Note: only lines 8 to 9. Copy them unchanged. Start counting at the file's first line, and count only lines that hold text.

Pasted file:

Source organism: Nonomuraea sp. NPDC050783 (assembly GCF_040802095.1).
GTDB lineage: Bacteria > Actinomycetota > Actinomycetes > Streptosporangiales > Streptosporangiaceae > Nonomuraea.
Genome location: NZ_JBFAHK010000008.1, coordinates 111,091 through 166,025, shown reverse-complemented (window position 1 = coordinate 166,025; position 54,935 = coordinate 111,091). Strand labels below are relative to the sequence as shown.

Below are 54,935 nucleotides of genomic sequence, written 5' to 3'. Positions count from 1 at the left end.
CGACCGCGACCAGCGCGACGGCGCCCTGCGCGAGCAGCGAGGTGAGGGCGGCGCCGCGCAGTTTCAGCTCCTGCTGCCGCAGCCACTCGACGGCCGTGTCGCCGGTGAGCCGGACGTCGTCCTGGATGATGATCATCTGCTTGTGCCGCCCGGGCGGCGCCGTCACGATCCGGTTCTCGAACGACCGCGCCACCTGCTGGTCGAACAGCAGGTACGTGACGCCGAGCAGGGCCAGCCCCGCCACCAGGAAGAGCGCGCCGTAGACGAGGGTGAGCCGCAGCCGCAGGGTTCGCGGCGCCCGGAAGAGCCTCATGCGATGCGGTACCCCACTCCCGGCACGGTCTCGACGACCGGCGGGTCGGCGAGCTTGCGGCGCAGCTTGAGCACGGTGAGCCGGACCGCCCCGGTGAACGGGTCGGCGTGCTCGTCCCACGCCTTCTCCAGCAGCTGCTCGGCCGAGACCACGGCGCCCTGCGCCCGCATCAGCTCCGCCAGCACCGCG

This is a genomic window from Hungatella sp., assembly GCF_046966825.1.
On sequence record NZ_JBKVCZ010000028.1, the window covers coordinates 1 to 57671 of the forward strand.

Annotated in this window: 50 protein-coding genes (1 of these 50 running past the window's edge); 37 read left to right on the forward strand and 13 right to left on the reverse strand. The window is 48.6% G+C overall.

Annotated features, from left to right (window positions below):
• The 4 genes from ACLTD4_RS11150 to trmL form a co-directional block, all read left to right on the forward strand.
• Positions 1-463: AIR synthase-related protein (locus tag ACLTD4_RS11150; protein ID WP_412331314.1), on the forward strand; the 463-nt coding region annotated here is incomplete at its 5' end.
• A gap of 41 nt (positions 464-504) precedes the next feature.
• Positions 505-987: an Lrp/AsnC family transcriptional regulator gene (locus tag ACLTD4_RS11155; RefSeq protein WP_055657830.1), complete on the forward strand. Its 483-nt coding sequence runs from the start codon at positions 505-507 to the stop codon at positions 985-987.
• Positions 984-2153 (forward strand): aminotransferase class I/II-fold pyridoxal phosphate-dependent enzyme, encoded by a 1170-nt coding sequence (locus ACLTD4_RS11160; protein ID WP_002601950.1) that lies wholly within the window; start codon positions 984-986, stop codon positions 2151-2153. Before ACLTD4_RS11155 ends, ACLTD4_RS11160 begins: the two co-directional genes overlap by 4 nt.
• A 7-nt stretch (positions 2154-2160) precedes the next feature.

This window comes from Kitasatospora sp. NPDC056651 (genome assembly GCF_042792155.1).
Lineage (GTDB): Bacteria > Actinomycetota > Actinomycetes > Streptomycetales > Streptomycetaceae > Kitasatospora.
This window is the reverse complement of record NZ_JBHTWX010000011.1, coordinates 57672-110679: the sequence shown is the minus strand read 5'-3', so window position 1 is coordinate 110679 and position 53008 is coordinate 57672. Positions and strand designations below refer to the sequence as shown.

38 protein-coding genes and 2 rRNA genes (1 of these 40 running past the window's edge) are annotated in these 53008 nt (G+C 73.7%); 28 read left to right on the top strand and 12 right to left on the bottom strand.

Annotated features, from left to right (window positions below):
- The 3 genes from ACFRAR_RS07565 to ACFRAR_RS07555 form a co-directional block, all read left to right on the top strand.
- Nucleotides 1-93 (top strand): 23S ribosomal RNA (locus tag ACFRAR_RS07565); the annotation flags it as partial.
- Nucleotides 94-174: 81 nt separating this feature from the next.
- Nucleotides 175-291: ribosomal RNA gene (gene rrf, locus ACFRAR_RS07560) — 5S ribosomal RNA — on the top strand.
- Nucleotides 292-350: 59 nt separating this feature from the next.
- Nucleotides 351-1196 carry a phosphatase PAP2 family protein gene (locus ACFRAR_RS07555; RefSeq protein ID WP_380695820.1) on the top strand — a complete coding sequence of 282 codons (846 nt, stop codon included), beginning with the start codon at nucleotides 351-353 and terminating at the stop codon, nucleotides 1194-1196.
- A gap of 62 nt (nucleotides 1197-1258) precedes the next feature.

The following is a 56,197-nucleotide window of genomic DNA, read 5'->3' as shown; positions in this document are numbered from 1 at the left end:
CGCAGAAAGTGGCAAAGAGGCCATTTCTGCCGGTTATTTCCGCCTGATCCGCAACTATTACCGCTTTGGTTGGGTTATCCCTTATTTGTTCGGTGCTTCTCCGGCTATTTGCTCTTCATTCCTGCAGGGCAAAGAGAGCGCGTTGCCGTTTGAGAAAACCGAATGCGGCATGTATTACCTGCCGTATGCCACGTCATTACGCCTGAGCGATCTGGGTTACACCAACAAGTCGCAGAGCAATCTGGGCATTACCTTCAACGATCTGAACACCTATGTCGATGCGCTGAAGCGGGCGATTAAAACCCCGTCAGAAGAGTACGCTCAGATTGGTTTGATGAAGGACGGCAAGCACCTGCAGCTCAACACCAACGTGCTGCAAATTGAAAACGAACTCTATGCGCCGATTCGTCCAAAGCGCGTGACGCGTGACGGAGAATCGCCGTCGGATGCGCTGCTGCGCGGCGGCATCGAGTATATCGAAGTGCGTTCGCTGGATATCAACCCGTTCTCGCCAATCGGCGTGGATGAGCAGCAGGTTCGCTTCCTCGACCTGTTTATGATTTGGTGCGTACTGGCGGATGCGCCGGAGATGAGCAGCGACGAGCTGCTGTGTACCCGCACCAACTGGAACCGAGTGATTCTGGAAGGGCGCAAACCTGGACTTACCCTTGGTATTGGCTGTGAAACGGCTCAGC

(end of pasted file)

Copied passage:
Annotated in this window: 50 protein-coding genes (1 of these 50 running past the window's edge); 37 read left to right on the forward strand and 13 right to left on the reverse strand. The window is 48.6% G+C overall.

Annotated features, from left to right (window positions below):